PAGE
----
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Linux: A Revolution in Scientific and Technical Computing

Linux clusters are the fastest-growing type of HPC system

It seems that Linux is everywhere you look these days. Among enterprise, desktop, even wireless users, Linux's versatility and portability have rapidly made it the operating system of choice. At academic institutions in particular, Linux is quickly becoming the Lingua Franca through which researchers investigate and collaborate, and Linux-based clusters have become a prerequisite for many modern research environments.

However, as use of Linux clusters becomes more widespread and the applications run on them become more complex, more and more researchers and engineers are running into a fundamental problem: As Linux is scaled to higher processor counts to support the most challenging HPC applications (such as those involving highly complex mathematical models, numerical methods, and scientific visualizations), the operating system faces stresses that it was never designed for. For some applications, that can mean extremely poor performance. For others, it means that Linux is simply not a viable option.

Fortunately, new HPC systems can optimize Linux for the most challenging HPC environments and let it meet the unique communications, management, and reliability demands of running complex applications at high processor counts. As more institutions deploy such systems, investigators worldwide are now using Linux for a wider range of HPC applications than ever before. As the only HPC vendor dedicated solely to supercomputing, Cray is working at the forefront of this movement and believes that Linux will be a key operating environment for academic HPC users for years to come.

Linux in HPC Environments
Many researchers and engineers have made Linux their operating environment of choice due to its wide familiarity, broad support, and ease of use for both users and administrators. Today Linux clusters are the fastest-growing type of HPC system. Clusters represented a third of the technical server market in 2004 and half the market by the first quarter of 2005. And, between 2002 and 2004, revenue from Linux-based systems more than quadrupled. In addition, key applications in many fields - including most independent software vendor (ISV) applications such as computational fluid dynamics codes used for computer-assisted engineering (CAE) - are now certified for Linux and many were even designed to run specifically on Linux.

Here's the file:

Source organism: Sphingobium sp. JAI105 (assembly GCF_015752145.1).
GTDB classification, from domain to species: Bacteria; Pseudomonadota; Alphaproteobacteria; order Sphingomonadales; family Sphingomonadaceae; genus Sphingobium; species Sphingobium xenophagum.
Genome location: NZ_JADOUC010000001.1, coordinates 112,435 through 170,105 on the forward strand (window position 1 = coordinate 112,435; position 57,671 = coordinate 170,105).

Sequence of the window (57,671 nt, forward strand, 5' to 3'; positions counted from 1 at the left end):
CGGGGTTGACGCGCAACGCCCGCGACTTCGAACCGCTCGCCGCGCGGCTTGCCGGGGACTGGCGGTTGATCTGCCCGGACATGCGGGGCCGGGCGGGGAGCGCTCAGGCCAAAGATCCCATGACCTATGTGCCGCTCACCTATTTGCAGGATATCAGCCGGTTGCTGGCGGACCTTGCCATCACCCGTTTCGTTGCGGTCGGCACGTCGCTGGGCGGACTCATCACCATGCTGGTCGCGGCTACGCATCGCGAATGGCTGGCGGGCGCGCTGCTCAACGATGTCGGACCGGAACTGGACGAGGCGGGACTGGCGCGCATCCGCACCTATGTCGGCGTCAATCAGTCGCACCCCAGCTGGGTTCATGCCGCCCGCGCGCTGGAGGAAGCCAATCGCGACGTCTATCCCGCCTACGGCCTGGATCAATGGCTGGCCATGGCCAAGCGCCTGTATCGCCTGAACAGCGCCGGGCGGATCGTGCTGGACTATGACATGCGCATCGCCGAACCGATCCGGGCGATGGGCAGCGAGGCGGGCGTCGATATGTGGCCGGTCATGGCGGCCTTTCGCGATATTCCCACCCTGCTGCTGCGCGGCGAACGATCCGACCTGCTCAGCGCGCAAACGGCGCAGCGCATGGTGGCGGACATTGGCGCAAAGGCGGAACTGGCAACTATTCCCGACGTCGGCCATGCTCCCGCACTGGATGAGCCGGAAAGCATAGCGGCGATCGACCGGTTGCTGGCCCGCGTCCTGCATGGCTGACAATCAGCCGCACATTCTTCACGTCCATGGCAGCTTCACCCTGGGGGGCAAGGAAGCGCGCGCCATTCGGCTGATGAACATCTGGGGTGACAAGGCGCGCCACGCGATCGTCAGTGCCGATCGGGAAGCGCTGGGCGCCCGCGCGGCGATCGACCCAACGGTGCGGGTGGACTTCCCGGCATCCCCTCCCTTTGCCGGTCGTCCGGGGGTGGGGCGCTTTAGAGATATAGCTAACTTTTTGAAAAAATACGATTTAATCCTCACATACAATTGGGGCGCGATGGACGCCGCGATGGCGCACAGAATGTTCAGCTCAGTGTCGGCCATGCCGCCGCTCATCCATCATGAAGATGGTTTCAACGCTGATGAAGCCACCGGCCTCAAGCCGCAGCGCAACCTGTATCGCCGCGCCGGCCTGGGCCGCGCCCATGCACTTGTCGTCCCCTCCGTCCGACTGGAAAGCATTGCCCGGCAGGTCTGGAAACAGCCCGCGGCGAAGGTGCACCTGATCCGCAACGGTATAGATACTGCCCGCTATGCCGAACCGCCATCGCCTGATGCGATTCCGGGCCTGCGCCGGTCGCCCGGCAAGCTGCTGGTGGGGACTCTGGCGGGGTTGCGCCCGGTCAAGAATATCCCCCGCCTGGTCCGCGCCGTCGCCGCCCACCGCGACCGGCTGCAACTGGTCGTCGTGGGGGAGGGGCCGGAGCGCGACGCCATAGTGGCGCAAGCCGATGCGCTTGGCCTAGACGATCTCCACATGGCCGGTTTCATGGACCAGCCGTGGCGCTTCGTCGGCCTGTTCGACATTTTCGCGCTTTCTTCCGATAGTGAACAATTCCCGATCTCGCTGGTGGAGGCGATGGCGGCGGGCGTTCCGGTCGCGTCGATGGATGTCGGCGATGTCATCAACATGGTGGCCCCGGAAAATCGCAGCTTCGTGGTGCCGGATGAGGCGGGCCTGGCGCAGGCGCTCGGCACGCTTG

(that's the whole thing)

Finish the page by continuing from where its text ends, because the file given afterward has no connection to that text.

However, in large-scale HPC environments running the most demanding HPC applications, the standard Linux operating system can be hard pressed to maintain acceptable levels of performance. For example, standard Linux sporadically executes low-priority functions such as operating system daemons. In a desktop or small cluster, this kind of activity is usually beneficial and has little impact on application performance. But in more advanced HPC environments with hundreds or thousands of processors working in close coordination, it can lead to "operating system jitter" in which most processors must sit idle at application barriers waiting for a few processors to catch up, causing significant performance degradation.

Standard Linux has other difficulties when scaling to large-scale HPC systems, including handling I/O to a shared global file system, managing thousands of instances of Linux booting off hundreds of nodes in local disks, and simply coordinating basic functions (such as starting and stopping processes) across hundreds or thousands of processors. Aside from impeding system performance, these issues also mean that typical Linux cluster middleware may not be reliable enough to support the most demanding HPC applications. For a computation that requires several weeks to complete, problems like these can cause an entire run to abort and days' worth of computation to be lost.